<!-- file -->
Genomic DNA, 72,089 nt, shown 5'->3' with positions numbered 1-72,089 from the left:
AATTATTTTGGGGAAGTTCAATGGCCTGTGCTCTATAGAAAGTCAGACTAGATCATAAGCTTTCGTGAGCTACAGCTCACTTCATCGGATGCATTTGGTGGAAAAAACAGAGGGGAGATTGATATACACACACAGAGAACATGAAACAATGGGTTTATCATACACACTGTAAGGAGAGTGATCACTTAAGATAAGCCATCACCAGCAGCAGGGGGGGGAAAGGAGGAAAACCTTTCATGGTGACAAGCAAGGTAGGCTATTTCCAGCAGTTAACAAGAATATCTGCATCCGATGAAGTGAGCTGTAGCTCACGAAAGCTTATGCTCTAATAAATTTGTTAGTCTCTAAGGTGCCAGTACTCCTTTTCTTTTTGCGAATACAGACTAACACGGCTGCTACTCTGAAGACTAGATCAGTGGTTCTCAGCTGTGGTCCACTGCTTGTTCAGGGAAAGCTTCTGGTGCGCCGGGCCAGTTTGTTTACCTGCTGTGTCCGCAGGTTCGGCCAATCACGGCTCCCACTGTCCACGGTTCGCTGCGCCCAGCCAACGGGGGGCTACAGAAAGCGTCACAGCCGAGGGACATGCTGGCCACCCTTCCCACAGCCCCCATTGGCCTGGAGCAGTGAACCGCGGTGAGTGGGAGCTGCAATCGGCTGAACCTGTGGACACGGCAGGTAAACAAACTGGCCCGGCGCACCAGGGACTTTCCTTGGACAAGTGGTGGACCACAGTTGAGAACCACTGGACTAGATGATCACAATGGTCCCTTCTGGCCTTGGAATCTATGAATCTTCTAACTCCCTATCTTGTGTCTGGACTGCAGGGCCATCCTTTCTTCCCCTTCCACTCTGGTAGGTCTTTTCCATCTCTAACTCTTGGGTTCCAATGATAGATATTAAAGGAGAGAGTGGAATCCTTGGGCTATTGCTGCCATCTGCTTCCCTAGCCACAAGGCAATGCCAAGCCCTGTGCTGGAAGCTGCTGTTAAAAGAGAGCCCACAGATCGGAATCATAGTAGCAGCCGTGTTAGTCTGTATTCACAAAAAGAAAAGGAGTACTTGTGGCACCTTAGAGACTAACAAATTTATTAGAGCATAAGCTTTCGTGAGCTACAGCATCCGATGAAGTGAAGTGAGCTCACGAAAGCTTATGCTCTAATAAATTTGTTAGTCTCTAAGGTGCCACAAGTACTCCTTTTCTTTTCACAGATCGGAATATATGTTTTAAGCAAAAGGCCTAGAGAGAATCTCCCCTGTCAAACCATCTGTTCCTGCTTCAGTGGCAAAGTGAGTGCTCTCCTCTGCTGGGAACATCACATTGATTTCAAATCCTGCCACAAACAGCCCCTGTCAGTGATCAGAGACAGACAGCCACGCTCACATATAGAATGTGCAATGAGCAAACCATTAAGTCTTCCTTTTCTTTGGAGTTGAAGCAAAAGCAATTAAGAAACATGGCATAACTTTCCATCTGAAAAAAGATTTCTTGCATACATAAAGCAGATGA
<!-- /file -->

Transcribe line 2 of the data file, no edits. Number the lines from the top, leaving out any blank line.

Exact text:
AATTATTTTGGGGAAGTTCAATGGCCTGTGCTCTATAGAAAGTCAGACTAGATCATAAGCTTTCGTGAGCTACAGCTCACTTCATCGGATGCATTTGGTGGAAAAAACAGAGGGGAGATTGATATACACACACAGAGAACATGAAACAATGGGTTTATCATACACACTGTAAGGAGAGTGATCACTTAAGATAAGCCATCACCAGCAGCAGGGGGGGGAAAGGAGGAAAACCTTTCATGGTGACAAGCAAGGTAGGCTATTTCCAGCAGTTAACAAGAATATCTGCATCCGATGAAGTGAGCTGTAGCTCACGAAAGCTTATGCTCTAATAAATTTGTTAGTCTCTAAGGTGCCAGTACTCCTTTTCTTTTTGCGAATACAGACTAACACGGCTGCTACTCTGAAGACTAGATCAGTGGTTCTCAGCTGTGGTCCACTGCTTGTTCAGGGAAAGCTTCTGGTGCGCCGGGCCAGTTTGTTTACCTGCTGTGTCCGCAGGTTCGGCCAATCACGGCTCCCACTGTCCACGGTTCGCTGCGCCCAGCCAACGGGGGGCTACAGAAAGCGTCACAGCCGAGGGACATGCTGGCCACCCTTCCCACAGCCCCCATTGGCCTGGAGCAGTGAACCGCGGTGAGTGGGAGCTGCAATCGGCTGAACCTGTGGACACGGCAGGTAAACAAACTGGCCCGGCGCACCAGGGACTTTCCTTGGACAAGTGGTGGACCACAGTTGAGAACCACTGGACTAGATGATCACAATGGTCCCTTCTGGCCTTGGAATCTATGAATCTTCTAACTCCCTATCTTGTGTCTGGACTGCAGGGCCATCCTTTCTTCCCCTTCCACTCTGGTAGGTCTTTTCCATCTCTAACTCTTGGGTTCCAATGATAGATATTAAAGGAGAGAGTGGAATCCTTGGGCTATTGCTGCCATCTGCTTCCCTAGCCACAAGGCAATGCCAAGCCCTGTGCTGGAAGCTGCTGTTAAAAGAGAGCCCACAGATCGGAATCATAGTAGCAGCCGTGTTAGTCTGTATTCACAAAAAGAAAAGGAGTACTTGTGGCACCTTAGAGACTAACAAATTTATTAGAGCATAAGCTTTCGTGAGCTACAGCATCCGATGAAGTGAAGTGAGCTCACGAAAGCTTATGCTCTAATAAATTTGTTAGTCTCTAAGGTGCCACAAGTACTCCTTTTCTTTTCACAGATCGGAATATATGTTTTAAGCAAAAGGCCTAGAGAGAATCTCCCCTGTCAAACCATCTGTTCCTGCTTCAGTGGCAAAGTGAGTGCTCTCCTCTGCTGGGAACATCACATTGATTTCAAATCCTGCCACAAACAGCCCCTGTCAGTGATCAGAGACAGACAGCCACGCTCACATATAGAATGTGCAATGAGCAAACCATTAAGTCTTCCTTTTCTTTGGAGTTGAAGCAAAAGCAATTAAGAAACATGGCATAACTTTCCATCTGAAAAAAGATTTCTTGCATACATAAAGCAGATGA